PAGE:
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How Can Man Die Better: The Life Of Robert Sobukwe (2006)

by Benjamin Pogrund(Favorite Author)
4.5 of 5 Votes: 4
1868422658 (ISBN13: 9781868422654)
Jonathan Ball Publishers
review 1: Let me start by saying I am not a huge fan of biographies,i much prefer auto biographies, I feel auto biographies are a bit more..Personal. Anyway, I approached this book with a hint of cynicism, thinking Pogrund had just written it merely as an academic exercise...but boy was i wrong! This book conjured a lot of emotions in my usually immovable heart, mainly awe, envy and something akin to sympathy, but not sympathy, I’m yet to be able to label that emotion. This man was a legend, albeit a lonely legend let me hasten to add that I had the privilege of going to Robben Island and saw where the diabolic apartheid government had decided to hide him. Standing there looking at the dingy place where he was kept hidden, I was attacked by a sense of shame and this strange sensa... moretion that made my eyes want to release that salty fluid that is a cause for embarrassment for a strong man such as myself.This man was a genius; he is an unsung hero in not only South African, but African liberation. This is a man who was a pioneer in Pan Africanism.The book is a very detailed look at the philosophies and decisions of a genius, Pogrund out did himself, he paid attention to detail and the book is very well researched.Not to be read by the overly emotional :-)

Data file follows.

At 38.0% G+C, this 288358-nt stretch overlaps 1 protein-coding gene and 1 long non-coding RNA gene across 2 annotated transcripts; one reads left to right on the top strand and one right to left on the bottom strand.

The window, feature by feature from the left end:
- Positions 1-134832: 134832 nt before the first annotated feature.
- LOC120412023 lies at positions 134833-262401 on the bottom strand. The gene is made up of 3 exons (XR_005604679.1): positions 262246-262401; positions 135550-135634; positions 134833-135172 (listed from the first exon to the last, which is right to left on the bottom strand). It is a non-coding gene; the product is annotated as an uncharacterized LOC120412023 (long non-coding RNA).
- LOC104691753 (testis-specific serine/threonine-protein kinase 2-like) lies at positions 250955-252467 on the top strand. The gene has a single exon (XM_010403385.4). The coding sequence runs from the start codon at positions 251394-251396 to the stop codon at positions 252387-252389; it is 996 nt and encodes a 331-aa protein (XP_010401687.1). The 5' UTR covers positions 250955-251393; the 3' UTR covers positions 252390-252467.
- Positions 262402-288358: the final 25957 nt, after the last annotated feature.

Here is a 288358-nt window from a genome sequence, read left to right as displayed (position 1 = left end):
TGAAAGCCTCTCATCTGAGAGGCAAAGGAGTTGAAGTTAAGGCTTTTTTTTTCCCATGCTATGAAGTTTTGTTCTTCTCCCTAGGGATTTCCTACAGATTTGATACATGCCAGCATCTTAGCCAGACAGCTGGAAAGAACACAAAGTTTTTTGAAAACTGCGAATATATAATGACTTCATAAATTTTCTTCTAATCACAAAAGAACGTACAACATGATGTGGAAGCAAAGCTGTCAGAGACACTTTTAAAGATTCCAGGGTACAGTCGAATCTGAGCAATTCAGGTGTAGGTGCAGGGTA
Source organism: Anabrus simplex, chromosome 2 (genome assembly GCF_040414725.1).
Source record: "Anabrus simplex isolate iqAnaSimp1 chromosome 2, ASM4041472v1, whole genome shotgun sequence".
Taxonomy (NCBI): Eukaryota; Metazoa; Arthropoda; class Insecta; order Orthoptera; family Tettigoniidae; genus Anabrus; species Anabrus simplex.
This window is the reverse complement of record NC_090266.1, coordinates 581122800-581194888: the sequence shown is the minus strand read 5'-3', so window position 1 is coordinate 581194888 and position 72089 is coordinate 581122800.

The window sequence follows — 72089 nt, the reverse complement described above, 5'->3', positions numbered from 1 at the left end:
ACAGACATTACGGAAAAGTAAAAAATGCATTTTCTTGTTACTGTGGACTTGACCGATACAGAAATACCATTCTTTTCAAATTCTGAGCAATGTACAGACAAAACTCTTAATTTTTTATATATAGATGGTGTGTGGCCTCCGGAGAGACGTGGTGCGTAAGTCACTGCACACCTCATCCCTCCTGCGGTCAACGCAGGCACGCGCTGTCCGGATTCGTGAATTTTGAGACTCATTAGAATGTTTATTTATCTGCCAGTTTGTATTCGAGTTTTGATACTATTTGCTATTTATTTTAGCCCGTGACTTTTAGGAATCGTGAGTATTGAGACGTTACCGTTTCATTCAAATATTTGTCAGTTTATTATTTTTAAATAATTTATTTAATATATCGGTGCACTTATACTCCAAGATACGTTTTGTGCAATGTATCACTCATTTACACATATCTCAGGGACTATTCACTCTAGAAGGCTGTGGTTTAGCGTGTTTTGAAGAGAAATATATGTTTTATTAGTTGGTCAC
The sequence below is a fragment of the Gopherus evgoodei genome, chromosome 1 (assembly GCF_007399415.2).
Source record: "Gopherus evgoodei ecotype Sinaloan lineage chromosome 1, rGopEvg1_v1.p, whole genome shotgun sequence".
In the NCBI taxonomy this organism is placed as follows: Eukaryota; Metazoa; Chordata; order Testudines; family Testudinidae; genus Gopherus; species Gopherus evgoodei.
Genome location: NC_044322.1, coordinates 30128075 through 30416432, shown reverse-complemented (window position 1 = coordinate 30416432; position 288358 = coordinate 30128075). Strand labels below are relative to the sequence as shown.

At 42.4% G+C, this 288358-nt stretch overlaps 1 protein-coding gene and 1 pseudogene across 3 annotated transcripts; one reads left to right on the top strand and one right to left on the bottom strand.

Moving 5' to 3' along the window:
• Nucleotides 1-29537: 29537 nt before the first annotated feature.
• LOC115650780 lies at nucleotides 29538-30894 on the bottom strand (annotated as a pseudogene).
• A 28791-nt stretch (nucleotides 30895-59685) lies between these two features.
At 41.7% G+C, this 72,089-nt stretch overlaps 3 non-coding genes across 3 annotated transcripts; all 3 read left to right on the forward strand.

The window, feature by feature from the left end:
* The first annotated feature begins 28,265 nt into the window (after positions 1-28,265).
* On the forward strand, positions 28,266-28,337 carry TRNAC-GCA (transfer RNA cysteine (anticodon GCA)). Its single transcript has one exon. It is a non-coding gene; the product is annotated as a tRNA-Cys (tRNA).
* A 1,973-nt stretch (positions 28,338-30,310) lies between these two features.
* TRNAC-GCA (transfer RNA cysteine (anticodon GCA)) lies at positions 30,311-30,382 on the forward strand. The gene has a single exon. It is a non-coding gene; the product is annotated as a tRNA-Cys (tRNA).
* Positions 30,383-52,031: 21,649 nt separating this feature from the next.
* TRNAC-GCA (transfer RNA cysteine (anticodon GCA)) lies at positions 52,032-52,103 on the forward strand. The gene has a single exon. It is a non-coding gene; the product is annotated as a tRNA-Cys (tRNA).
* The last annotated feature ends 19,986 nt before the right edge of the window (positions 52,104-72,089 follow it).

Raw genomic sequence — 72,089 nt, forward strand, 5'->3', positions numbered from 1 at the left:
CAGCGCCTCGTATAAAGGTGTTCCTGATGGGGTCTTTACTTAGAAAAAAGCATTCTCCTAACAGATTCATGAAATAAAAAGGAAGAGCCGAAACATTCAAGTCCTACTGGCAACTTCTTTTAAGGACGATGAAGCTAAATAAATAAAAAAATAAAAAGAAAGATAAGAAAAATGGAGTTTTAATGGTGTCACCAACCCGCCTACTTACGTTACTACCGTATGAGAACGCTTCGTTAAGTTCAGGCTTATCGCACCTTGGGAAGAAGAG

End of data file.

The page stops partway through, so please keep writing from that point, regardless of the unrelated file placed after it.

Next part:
review 2: Benjamin Pogrund's account of the political life of Robert Mangaliso Sobukhwe does not only provide illumination and insight into the mind of this great leader of South Africa's liberation struggle but also weaves neatly a tapestry of circumstances underwhich the struggle for liberation occurred and how each of the leadership components interacted as well as the extent to which such vital cooperation aided the process. It is a delightful read especially also to the extent that it exposes to a degree the extent of contribution some pockets of the white people community made to the struggle in terms of their support for either the liberation political parties (or movement) or key figures therein. After reading Pogrund's account, there is without doubt that not ALL white South Africans necessarily supported the apartheid regime nor folded their arms when they could contribute to the struggle for its elimination.Indeed, Pogrund's account gives an interesting perspective on how delicate yet involved and intense the process of engagement was between some white people communities and the black liberation struggle leaders, to the extent of risking their own and family members' personal lives to achieve an ideal.It's worth a read! less
Reviews (see all)
Robert Sobukwe is as great as Nelson Mandela....read this book
Great insight on the man Biko once described as God
Best book ever
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